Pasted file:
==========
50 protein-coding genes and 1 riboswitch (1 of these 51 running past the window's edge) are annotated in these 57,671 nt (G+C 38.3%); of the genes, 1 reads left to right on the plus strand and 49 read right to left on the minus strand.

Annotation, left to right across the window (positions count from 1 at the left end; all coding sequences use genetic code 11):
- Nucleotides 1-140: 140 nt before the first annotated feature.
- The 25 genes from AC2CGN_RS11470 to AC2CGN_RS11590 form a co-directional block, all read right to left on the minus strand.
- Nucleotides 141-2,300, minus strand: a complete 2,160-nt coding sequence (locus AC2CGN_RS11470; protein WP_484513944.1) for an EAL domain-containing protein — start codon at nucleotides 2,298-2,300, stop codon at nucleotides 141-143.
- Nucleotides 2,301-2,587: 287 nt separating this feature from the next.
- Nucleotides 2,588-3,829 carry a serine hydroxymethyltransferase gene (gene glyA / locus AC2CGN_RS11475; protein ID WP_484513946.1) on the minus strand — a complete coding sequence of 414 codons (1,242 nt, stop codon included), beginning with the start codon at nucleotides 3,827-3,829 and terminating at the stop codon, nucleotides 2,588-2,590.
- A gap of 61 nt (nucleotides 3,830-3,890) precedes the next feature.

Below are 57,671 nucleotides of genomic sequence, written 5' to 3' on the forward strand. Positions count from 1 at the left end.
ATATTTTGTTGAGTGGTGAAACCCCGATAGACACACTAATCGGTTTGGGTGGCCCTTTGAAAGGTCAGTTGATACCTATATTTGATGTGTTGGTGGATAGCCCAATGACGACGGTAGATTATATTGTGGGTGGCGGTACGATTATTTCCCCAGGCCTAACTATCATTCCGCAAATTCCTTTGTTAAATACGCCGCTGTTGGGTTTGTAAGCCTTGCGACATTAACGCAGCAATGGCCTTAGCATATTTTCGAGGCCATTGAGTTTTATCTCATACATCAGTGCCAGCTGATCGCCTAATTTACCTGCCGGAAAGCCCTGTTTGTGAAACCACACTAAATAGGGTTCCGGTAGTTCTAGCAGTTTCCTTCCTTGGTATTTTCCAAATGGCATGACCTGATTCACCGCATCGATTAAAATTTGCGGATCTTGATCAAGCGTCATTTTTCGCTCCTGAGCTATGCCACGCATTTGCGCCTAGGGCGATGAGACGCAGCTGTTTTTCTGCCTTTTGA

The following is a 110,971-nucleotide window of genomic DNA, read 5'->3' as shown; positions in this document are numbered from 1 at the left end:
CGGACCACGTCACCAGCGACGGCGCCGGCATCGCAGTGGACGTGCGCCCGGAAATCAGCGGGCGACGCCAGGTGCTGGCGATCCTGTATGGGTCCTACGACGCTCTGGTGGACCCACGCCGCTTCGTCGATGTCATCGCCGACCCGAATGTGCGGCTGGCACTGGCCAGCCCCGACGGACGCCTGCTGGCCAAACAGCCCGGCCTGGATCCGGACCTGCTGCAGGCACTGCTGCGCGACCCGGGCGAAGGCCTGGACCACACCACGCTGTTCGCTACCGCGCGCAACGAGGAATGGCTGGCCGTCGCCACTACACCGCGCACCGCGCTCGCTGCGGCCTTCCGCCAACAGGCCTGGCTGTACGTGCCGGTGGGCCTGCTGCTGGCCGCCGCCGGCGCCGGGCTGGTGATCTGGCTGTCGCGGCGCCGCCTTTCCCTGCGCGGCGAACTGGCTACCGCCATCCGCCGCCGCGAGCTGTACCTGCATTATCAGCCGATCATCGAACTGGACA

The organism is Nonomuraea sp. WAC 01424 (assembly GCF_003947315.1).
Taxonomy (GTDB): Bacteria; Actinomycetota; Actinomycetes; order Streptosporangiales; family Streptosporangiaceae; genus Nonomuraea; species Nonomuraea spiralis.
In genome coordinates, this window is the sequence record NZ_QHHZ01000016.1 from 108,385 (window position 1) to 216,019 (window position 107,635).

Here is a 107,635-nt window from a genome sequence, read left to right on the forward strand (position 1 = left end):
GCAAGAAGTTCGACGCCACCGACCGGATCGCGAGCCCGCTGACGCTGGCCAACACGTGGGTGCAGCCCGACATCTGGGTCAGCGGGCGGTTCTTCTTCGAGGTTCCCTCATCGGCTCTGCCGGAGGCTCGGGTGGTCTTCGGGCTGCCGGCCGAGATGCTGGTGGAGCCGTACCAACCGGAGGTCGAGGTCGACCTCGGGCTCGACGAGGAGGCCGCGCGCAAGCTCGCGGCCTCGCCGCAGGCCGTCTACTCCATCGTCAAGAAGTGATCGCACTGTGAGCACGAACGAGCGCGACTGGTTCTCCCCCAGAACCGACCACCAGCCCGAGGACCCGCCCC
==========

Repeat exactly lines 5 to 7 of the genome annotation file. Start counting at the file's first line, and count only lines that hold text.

- Nucleotides 141-2,300, minus strand: a complete 2,160-nt coding sequence (locus AC2CGN_RS11470; protein WP_484513944.1) for an EAL domain-containing protein — start codon at nucleotides 2,298-2,300, stop codon at nucleotides 141-143.
- Nucleotides 2,301-2,587: 287 nt separating this feature from the next.
- Nucleotides 2,588-3,829 carry a serine hydroxymethyltransferase gene (gene glyA / locus AC2CGN_RS11475; protein ID WP_484513946.1) on the minus strand — a complete coding sequence of 414 codons (1,242 nt, stop codon included), beginning with the start codon at nucleotides 3,827-3,829 and terminating at the stop codon, nucleotides 2,588-2,590.